|Inflation||During bull markets, economic expansion is in full swing. Consumers are spending money and corporations are generating profits. As demand for goods climbs, prices begin to rise.||During bear markets, the economy is typically under pressure. Consumers start spending less money, leading to demand destruction and slowing inflation. In some cases, this process can lead to lower prices and a potential economic recession.|
|Employment Data||Demand is climbing and corporations need to produce goods and services on a larger scale. They do so by hiring more, leading to lower unemployment rates and better employment data overall.||Corporations produce less as demand dwindles. With less production required, employers freeze hiring or lay off employees, leading to higher unemployment rates and poor overall employment data.|
What to Do in a Bull vs. Bear Market
Many long-term investors don’t give the cycles of the market a second thought. They know it’s impossible to know when the cycles will take place and that making emotional moves in the midst of a changing market can be a dangerous concept.
These investors follow the same strategy whether the bears or the bulls are running, knowing that they maintain a diversified portfolio designed to meet their long-term financial goals. They also know that the recovery following bear markets is often worth the wait.
Nonetheless, there are plenty of investors who don’t have it in them to just sit around and watch their portfolio ebb and flow. What do you do as the tides shift?
What to Do in a Bull Market
When the market is trending up, it’s time to rebalance your portfolio with a slightly larger appetite for risk. Look for cyclical assets known for producing higher returns when economic conditions are positive. In particular, focus on growth stocks in sectors like tech and mix things up with a few smaller companies with excellent future prospects.
No matter how good the market seems to be going, don’t forget your due diligence. There are losing stocks even in bull markets; you don’t want to dive into one simply because you didn’t do your research.
Keep your portfolio allocation balanced and diversification a top priority. Things may be going great right now, but the bears can take hold at any time.
What to Do in a Bear Market
When you’re staring a market downturn in the eyes, the first idea that might come to mind is “I’m going to run to my brokerage and sell everything.” That can be a big mistake.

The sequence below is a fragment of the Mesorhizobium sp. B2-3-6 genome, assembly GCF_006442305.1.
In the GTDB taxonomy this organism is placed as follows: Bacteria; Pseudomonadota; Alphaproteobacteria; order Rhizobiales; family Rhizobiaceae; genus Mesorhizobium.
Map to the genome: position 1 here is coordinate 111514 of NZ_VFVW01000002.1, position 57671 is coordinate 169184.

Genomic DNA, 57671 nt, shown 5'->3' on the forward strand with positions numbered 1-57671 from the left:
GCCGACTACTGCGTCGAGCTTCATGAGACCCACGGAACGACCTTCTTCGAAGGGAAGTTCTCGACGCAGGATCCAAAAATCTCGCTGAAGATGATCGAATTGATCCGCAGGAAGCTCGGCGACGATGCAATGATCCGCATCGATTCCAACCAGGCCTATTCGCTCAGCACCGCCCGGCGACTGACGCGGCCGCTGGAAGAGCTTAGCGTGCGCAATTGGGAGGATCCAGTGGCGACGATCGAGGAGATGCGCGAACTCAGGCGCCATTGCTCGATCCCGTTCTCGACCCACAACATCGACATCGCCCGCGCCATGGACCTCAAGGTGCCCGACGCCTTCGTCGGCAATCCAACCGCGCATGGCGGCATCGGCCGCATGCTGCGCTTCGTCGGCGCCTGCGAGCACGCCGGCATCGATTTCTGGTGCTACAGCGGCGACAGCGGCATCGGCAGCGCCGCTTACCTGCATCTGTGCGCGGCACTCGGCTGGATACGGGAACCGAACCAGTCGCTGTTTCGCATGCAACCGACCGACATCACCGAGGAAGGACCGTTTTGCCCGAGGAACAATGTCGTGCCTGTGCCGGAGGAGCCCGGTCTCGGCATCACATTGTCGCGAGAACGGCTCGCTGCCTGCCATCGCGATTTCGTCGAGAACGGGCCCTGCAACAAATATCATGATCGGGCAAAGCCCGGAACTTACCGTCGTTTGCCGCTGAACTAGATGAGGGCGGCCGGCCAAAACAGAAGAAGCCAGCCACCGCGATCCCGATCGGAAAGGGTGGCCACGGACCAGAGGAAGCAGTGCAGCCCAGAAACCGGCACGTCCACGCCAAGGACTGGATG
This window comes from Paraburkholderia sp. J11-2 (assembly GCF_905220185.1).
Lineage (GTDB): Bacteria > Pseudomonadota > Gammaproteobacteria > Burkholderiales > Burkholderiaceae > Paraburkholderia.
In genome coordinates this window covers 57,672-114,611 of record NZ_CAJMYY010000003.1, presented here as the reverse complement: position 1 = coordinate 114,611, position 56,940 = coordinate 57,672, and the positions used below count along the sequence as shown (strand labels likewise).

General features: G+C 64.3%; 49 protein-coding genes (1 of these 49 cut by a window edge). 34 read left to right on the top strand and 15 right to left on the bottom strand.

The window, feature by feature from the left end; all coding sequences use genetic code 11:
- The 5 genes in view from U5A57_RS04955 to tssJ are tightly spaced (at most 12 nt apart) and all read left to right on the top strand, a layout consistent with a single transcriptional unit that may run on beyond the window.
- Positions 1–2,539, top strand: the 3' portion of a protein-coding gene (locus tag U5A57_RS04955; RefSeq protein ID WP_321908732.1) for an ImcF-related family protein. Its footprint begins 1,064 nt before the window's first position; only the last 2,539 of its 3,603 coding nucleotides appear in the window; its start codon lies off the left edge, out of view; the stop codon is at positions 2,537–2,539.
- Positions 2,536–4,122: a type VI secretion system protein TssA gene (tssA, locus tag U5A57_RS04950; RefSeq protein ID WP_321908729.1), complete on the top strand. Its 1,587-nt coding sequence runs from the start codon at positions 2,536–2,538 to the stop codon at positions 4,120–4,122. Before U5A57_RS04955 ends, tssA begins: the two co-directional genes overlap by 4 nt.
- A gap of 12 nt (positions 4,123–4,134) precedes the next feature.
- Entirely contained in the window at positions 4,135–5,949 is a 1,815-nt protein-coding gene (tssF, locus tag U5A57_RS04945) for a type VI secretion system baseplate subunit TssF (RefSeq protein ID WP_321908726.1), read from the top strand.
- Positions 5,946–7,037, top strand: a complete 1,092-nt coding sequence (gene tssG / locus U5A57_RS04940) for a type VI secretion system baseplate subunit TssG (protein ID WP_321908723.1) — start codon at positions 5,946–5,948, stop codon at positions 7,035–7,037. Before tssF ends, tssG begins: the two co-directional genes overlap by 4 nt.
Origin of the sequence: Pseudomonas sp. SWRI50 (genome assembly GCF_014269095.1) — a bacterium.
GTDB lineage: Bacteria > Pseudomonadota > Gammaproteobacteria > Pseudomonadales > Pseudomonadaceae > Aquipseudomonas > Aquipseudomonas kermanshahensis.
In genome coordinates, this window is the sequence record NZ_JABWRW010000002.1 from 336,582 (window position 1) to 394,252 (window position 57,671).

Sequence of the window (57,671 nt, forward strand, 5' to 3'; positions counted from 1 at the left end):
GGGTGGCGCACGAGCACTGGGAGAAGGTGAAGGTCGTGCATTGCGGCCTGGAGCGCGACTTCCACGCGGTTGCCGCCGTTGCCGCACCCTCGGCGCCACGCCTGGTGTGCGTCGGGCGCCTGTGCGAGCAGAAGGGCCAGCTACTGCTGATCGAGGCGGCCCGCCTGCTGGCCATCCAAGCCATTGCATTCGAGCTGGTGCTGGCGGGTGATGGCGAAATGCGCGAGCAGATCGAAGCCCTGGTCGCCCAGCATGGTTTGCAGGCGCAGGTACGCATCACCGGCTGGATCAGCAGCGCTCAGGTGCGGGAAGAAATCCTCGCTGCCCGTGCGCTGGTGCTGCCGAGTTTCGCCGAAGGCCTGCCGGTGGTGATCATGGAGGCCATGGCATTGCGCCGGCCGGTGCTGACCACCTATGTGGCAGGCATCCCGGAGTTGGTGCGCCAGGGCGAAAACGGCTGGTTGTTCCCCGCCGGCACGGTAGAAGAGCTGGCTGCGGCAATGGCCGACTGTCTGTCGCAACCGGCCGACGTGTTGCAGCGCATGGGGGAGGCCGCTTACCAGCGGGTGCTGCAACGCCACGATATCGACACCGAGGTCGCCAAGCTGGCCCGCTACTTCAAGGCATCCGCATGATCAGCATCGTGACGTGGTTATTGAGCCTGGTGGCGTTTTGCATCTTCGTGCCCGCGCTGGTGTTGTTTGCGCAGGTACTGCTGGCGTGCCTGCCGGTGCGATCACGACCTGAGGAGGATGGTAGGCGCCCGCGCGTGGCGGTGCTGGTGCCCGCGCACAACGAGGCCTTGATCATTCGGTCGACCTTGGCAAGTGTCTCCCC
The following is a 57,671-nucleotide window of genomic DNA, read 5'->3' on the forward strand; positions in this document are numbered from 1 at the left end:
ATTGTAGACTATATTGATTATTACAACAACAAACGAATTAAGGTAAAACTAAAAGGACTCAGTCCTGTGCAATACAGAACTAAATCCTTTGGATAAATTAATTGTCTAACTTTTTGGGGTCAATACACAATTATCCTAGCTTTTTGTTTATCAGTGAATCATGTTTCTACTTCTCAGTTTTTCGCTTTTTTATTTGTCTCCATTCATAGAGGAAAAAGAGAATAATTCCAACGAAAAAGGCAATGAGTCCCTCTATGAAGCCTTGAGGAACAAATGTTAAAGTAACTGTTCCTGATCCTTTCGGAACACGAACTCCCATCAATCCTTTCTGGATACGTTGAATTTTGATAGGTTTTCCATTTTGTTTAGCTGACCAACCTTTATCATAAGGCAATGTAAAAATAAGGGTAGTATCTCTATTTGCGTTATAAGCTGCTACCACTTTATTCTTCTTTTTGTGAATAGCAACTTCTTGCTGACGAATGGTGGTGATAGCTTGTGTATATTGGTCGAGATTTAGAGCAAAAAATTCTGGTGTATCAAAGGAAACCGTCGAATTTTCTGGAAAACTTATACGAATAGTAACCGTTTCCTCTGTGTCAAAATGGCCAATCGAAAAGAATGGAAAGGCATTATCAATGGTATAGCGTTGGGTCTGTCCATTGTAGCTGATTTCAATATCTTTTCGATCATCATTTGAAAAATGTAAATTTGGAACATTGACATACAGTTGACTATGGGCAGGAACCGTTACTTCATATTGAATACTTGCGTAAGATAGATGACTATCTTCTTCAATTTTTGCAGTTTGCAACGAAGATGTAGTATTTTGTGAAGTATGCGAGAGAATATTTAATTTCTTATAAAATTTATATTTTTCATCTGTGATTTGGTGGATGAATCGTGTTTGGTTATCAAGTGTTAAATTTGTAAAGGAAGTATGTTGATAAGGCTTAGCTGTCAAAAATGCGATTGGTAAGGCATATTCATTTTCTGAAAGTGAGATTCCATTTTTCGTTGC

The first thing you should do is calm down. Keep in mind that the market is a cyclical beast and the bears will run from time to time. There’s never been a bear market in history the market didn’t recover from, and this one’s not likely to be any different.
It’s time to think logically. What strategies can you use in a bear market?
First, rebalance your portfolio, making sure you have a fair allocation to safe-haven asset classes. Next, look into your stock holdings and compare how each investment has done. Consider selling the losers for tax-loss harvesting and practicing dollar-cost averaging to add more shares of the winners to your portfolio while they’re on sale.
Also, keep in mind that past performance isn’t always indicative of future results. Stocks that haven’t performed well in your portfolio during bull markets may be gems in bear markets. Consider why the losers have lost and whether t it’s a good idea to keep some around considering current market conditions.
The bottom line here is that investing in any market is about making educated investment decisions. Instead of running for the hills in bear markets, look for opportunities to take advantage of discounts and adjust your portfolio to stocks that are likely to produce a profit while the market is generating losses.
The market has been on a wild ride lately. Investors have seen bull and bear markets all in the span of a couple of years. The COVID-19 pandemic put an end to one of the longest-running bull markets in U.S. history. The Federal Reserve reacted with lower interest rates and quantitative easing, while the government responded with stimulus payments directly to households.
These moves quickly pushed the market back into bull market territory but threatened significant inflation. At the same time, geopolitical tensions around the world led to further inflation and consumer concerns.
The Fed responded with higher rates and quantitative tightening, pulling money out of supply to dampen inflation as the market continued to freefall. By mid-June 2022, the S&P had fallen over 20% — in the territory of the bears.
But there were still opportunities. Stocks like Lockheed Martin and General Dynamics were enjoying double-digit growth while the overall market experienced double-digit losses. The same can happen in your portfolio whether you’re running with the bulls or guarding against the bears. Follow economic conditions, do your research, and make wise decisions with your portfolio, and you can come out ahead regardless of the state of the market.